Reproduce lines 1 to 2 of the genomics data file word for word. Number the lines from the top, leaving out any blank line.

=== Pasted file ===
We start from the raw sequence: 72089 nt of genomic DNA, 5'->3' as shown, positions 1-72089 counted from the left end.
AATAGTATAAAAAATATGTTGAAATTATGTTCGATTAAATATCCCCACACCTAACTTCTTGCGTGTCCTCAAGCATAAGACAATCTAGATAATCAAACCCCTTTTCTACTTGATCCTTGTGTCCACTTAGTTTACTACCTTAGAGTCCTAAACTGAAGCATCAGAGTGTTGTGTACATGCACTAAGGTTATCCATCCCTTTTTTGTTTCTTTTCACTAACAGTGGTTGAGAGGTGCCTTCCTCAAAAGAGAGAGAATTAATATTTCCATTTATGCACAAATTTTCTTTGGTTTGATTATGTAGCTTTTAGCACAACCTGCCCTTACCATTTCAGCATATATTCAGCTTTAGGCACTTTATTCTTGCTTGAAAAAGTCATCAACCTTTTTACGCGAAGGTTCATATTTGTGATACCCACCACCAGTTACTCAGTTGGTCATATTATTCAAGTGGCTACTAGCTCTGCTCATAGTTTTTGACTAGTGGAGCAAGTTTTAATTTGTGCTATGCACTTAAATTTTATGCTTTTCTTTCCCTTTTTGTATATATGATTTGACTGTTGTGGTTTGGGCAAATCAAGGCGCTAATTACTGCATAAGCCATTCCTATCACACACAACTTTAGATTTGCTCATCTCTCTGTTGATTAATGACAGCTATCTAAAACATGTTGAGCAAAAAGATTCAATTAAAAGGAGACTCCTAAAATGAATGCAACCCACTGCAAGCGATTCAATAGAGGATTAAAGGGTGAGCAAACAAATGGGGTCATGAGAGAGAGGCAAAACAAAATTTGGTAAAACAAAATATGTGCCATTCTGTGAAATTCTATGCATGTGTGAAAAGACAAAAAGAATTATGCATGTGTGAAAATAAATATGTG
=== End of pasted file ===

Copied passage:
We start from the raw sequence: 72089 nt of genomic DNA, 5'->3' as shown, positions 1-72089 counted from the left end.
AATAGTATAAAAAATATGTTGAAATTATGTTCGATTAAATATCCCCACACCTAACTTCTTGCGTGTCCTCAAGCATAAGACAATCTAGATAATCAAACCCCTTTTCTACTTGATCCTTGTGTCCACTTAGTTTACTACCTTAGAGTCCTAAACTGAAGCATCAGAGTGTTGTGTACATGCACTAAGGTTATCCATCCCTTTTTTGTTTCTTTTCACTAACAGTGGTTGAGAGGTGCCTTCCTCAAAAGAGAGAGAATTAATATTTCCATTTATGCACAAATTTTCTTTGGTTTGATTATGTAGCTTTTAGCACAACCTGCCCTTACCATTTCAGCATATATTCAGCTTTAGGCACTTTATTCTTGCTTGAAAAAGTCATCAACCTTTTTACGCGAAGGTTCATATTTGTGATACCCACCACCAGTTACTCAGTTGGTCATATTATTCAAGTGGCTACTAGCTCTGCTCATAGTTTTTGACTAGTGGAGCAAGTTTTAATTTGTGCTATGCACTTAAATTTTATGCTTTTCTTTCCCTTTTTGTATATATGATTTGACTGTTGTGGTTTGGGCAAATCAAGGCGCTAATTACTGCATAAGCCATTCCTATCACACACAACTTTAGATTTGCTCATCTCTCTGTTGATTAATGACAGCTATCTAAAACATGTTGAGCAAAAAGATTCAATTAAAAGGAGACTCCTAAAATGAATGCAACCCACTGCAAGCGATTCAATAGAGGATTAAAGGGTGAGCAAACAAATGGGGTCATGAGAGAGAGGCAAAACAAAATTTGGTAAAACAAAATATGTGCCATTCTGTGAAATTCTATGCATGTGTGAAAAGACAAAAAGAATTATGCATGTGTGAAAATAAATATGTG